The Power of Al­ter­na­tives

Get Bet­ter Pain Care in Your Hospi­tal or Med­i­cal Fa­cil­ity

Alternative Medicine - - The Big Picture - BY JOHN WEEKS

You have a new and pow­er­ful ally to get your pri­mary care provider, hospi­tal, or med­i­cal fa­cil­ity to of­fer more than drugs and surgery when it comes to pain treat­ment. A po­lice force called The Joint Com­mis­sion has jumped in with both feet on the side of new op­tions.

The Joint Com­mis­sion—for­merly the Joint Com­mis­sion on Ac­cred­i­ta­tion of Health­care Or­ga­ni­za­tions—is the ac­cred­it­ing agency for most of the na­tion’s hos­pi­tals and for a grow­ing num­ber of pri­mary care clin­ics, se­nior homes, and other health­care de­liv­ery units.

On Novem­ber 12, 2014, this quasi-gov­ern­men­tal agency took two im­por­tant steps. First, it el­e­vated “non­phar­ma­co­logic” meth­ods from last re­sort to early con­sid­er­a­tion and use. The agency specif­i­cally gave a shout out to the ev­i­dence for acupunc­ture, mas­sage, chi­ro­prac­tic, re­lax­ation ther­apy, and be­hav­ioral ther­apy.

The Joint Com­mis­sion then took a swipe at any fa­cil­ity or prac­ti­tioner of­fer­ing a one-sided, rosy pre­sen­ta­tion of the value of opi­oids and other painkillers. Pa­tients are to be told about known risks. For in­stance, the very use of opi­oids has been found to be a cause of chronic pain.

This is big news. If you or a loved one are seek­ing in­te­gra­tive treat­ment, you are no longer an iso­lated in­di­vid­ual de­mand­ing op­tions. The med­i­cal in­dus­try’s po­lice power is at your side. Here’s how this can work.

First, some back­ground on ac­cred­i­ta­tion. Think of a school or hospi­tal that ad­ver­tises that it meets or ex­ceeds the high­est stan­dards. How can one know if the claims are not merely hot air?

In the United States, we evolved “third par­ties”—nei­ther you nor the hospi­tal, in this case—called ac­cred­it­ing agen­cies to en­sure that such mar­ket­ing isn’t a pack of lies. The mo­tive is pub­lic pro­tec­tion. Th­ese agen­cies are not for­mally gov­ern­men­tal but have tremen­dous quasi-gov­ern­men­tal power. If a school loses ac­cred­i­ta­tion, for in­stance, stu­dents lose ac­cess to guar­an­teed stu­dent loans, fac­ulty, and grants. Loss of such rev­enues can be life or death.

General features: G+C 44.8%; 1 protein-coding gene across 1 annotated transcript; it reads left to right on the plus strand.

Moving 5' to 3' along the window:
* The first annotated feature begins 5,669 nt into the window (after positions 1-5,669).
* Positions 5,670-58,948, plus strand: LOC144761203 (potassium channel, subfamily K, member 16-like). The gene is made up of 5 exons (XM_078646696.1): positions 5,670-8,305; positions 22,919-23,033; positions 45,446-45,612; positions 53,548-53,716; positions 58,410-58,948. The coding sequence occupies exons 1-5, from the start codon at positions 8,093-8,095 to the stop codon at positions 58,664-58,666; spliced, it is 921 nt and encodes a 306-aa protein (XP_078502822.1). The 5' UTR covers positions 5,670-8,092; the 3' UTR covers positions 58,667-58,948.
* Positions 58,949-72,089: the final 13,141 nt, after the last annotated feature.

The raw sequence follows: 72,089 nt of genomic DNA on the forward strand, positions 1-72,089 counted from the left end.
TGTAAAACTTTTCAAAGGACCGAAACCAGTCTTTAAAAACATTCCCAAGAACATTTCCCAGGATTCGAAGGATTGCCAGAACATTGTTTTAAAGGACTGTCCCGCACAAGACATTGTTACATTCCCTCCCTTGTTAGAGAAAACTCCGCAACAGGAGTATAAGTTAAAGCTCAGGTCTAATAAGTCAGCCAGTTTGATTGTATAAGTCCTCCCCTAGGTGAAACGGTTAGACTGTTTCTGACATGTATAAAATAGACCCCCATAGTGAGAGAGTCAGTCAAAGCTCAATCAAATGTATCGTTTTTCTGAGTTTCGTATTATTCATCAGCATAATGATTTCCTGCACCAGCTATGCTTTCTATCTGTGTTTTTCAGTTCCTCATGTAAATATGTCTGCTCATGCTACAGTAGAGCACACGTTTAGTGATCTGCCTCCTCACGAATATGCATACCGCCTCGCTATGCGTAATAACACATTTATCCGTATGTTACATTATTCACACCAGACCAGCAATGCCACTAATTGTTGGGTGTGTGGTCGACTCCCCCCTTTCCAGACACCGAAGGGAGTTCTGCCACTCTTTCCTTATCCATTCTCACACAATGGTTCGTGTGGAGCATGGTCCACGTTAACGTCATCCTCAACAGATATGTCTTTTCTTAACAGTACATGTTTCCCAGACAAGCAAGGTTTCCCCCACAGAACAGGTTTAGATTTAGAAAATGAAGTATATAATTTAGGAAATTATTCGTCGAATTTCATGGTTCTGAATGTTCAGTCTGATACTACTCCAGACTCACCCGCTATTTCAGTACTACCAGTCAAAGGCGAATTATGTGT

For hos­pi­tals, an elab­o­rate ma­trix of re­la­tion­ships with aca­demic part­ners, cor­po­rate pur­chasers, govern­ment agen­cies, grant fund­ing, and pa­tient re­spect rest on an ac­cred­i­tor’s thumbs up. It pays to stay on the good side of the law.

There’s a new sher­iff in town—ef­fec­tive Jan­uary 1, 2015—in the wild west of opi­oid pre­scrib­ing: The Joint Com­mis­sion’s “Clar­i­fi­ca­tion to Stan­dard PC.01.02.07.” The doc­u­ment starts by say­ing that what fol­lows ap­plies to The Joint Com­mis­sion’s en­tire uni­verse of ac­cred­ited en­ti­ties: “Am­bu­la­tory Care, Crit­i­cal Ac­cess Hospi­tal, Home Care, Hospi­tal, Nurs­ing Care Cen­ters, and Of­fice-Based Surgery Prac­tice Pro­grams.”

The Joint Com­mis­sion re­it­er­ates that the fa­cil­ity must part­ner with pa­tients. Then both non-phar­ma­co­logic and phar­ma­co­logic ap­proaches are in­tro­duced as “hav­ing a role in the man­age­ment of pain.” Listed first are the nu­mer­ous non-phar­ma­co­logic, in­te­gra­tive op­tions. Only then are the op­tions that presently dom­i­nate treat­ment of pain listed: “phar­ma­co­logic strate­gies: nono­pi­oid, opi­oid, and ad­ju­vant anal­gesics.”

Even as the value of the for­mer are el­e­vated by ev­i­dence-based medicine’s re­quire­ment that this step was taken “fol­low­ing ex­ten­sive lit­er­a­ture re­view,” the lat­ter takes a hit based on the same ev­i­den­tiary process. Prac­ti­tion­ers are to as­sess “the risks and ben­e­fits as­so­ci­ated with the strate­gies, in­clud­ing po­ten­tial risk of de­pen­dency, ad­dic­tion, and abuse.”

While one can imag­ine ad­dic­tion to mas­sage, chi­ro­prac­tic, or acupunc­ture,

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